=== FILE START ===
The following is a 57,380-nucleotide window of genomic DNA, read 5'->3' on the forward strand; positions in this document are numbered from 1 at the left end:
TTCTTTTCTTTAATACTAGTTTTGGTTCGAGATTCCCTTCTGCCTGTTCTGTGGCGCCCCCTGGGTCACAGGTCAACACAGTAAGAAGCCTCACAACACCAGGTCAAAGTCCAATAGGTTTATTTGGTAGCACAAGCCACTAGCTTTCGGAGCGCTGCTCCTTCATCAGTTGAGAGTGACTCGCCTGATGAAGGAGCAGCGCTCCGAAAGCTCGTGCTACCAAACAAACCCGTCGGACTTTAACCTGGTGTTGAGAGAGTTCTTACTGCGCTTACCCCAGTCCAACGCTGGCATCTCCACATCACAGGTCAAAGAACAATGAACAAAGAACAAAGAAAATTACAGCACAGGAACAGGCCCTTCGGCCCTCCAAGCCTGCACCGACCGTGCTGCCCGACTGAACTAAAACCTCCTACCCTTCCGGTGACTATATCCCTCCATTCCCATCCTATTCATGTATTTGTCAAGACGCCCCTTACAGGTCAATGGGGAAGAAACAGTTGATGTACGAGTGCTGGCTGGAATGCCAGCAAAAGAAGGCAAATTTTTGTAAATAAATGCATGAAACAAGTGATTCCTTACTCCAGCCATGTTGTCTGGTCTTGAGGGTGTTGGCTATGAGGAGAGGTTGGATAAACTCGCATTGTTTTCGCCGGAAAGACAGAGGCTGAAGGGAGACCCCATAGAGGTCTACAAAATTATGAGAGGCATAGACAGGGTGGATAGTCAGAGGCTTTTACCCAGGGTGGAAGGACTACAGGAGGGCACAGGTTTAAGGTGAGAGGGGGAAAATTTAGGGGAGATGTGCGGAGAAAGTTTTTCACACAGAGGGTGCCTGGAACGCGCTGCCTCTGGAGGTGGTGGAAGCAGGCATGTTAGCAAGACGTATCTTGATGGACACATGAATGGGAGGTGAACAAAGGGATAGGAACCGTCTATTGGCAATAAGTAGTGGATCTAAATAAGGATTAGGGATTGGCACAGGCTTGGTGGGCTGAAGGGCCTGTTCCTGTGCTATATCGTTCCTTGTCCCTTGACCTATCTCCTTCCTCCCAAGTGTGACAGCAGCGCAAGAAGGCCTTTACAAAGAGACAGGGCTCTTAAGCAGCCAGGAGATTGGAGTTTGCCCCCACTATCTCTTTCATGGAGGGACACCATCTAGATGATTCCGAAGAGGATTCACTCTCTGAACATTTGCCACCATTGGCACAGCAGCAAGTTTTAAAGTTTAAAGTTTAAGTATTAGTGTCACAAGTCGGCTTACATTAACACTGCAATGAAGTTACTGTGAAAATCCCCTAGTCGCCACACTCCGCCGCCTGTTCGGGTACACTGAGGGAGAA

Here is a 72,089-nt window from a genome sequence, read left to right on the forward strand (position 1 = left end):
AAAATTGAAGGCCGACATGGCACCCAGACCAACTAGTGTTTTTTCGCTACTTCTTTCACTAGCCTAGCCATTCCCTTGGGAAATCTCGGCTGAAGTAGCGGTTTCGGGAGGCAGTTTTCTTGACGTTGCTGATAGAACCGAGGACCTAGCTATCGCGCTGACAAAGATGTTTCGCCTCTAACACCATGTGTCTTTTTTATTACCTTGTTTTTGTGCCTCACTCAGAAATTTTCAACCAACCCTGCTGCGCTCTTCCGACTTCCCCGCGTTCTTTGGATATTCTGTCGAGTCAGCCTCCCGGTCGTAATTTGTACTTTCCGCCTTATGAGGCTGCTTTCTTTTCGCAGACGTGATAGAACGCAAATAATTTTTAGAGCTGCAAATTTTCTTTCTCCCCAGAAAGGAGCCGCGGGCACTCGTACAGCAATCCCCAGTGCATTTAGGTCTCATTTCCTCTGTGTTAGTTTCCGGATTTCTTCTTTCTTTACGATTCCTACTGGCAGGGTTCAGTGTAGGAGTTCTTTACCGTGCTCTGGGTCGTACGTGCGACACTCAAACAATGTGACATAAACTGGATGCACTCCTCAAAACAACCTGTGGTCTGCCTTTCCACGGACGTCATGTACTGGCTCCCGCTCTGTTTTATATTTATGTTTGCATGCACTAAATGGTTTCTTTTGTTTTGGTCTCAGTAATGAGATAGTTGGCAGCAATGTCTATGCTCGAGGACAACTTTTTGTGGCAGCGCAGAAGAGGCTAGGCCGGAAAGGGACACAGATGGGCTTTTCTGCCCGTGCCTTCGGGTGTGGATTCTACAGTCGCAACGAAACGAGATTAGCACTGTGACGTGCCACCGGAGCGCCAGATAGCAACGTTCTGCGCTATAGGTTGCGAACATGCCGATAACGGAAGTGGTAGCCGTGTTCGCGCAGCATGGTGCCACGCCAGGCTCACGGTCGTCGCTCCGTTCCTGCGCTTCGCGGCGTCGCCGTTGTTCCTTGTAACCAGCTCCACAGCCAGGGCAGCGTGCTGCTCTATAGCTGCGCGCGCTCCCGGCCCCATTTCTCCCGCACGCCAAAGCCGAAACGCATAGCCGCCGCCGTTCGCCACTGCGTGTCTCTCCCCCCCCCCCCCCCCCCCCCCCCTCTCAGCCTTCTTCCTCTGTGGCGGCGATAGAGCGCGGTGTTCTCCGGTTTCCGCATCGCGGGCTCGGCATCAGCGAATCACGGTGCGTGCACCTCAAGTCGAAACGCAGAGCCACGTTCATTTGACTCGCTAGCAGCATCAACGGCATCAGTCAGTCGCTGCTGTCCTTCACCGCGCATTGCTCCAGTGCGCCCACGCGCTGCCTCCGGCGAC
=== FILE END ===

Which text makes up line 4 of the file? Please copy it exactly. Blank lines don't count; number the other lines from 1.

AAAATTGAAGGCCGACATGGCACCCAGACCAACTAGTGTTTTTTCGCTACTTCTTTCACTAGCCTAGCCATTCCCTTGGGAAATCTCGGCTGAAGTAGCGGTTTCGGGAGGCAGTTTTCTTGACGTTGCTGATAGAACCGAGGACCTAGCTATCGCGCTGACAAAGATGTTTCGCCTCTAACACCATGTGTCTTTTTTATTACCTTGTTTTTGTGCCTCACTCAGAAATTTTCAACCAACCCTGCTGCGCTCTTCCGACTTCCCCGCGTTCTTTGGATATTCTGTCGAGTCAGCCTCCCGGTCGTAATTTGTACTTTCCGCCTTATGAGGCTGCTTTCTTTTCGCAGACGTGATAGAACGCAAATAATTTTTAGAGCTGCAAATTTTCTTTCTCCCCAGAAAGGAGCCGCGGGCACTCGTACAGCAATCCCCAGTGCATTTAGGTCTCATTTCCTCTGTGTTAGTTTCCGGATTTCTTCTTTCTTTACGATTCCTACTGGCAGGGTTCAGTGTAGGAGTTCTTTACCGTGCTCTGGGTCGTACGTGCGACACTCAAACAATGTGACATAAACTGGATGCACTCCTCAAAACAACCTGTGGTCTGCCTTTCCACGGACGTCATGTACTGGCTCCCGCTCTGTTTTATATTTATGTTTGCATGCACTAAATGGTTTCTTTTGTTTTGGTCTCAGTAATGAGATAGTTGGCAGCAATGTCTATGCTCGAGGACAACTTTTTGTGGCAGCGCAGAAGAGGCTAGGCCGGAAAGGGACACAGATGGGCTTTTCTGCCCGTGCCTTCGGGTGTGGATTCTACAGTCGCAACGAAACGAGATTAGCACTGTGACGTGCCACCGGAGCGCCAGATAGCAACGTTCTGCGCTATAGGTTGCGAACATGCCGATAACGGAAGTGGTAGCCGTGTTCGCGCAGCATGGTGCCACGCCAGGCTCACGGTCGTCGCTCCGTTCCTGCGCTTCGCGGCGTCGCCGTTGTTCCTTGTAACCAGCTCCACAGCCAGGGCAGCGTGCTGCTCTATAGCTGCGCGCGCTCCCGGCCCCATTTCTCCCGCACGCCAAAGCCGAAACGCATAGCCGCCGCCGTTCGCCACTGCGTGTCTCTCCCCCCCCCCCCCCCCCCCCCCCCTCTCAGCCTTCTTCCTCTGTGGCGGCGATAGAGCGCGGTGTTCTCCGGTTTCCGCATCGCGGGCTCGGCATCAGCGAATCACGGTGCGTGCACCTCAAGTCGAAACGCAGAGCCACGTTCATTTGACTCGCTAGCAGCATCAACGGCATCAGTCAGTCGCTGCTGTCCTTCACCGCGCATTGCTCCAGTGCGCCCACGCGCTGCCTCCGGCGAC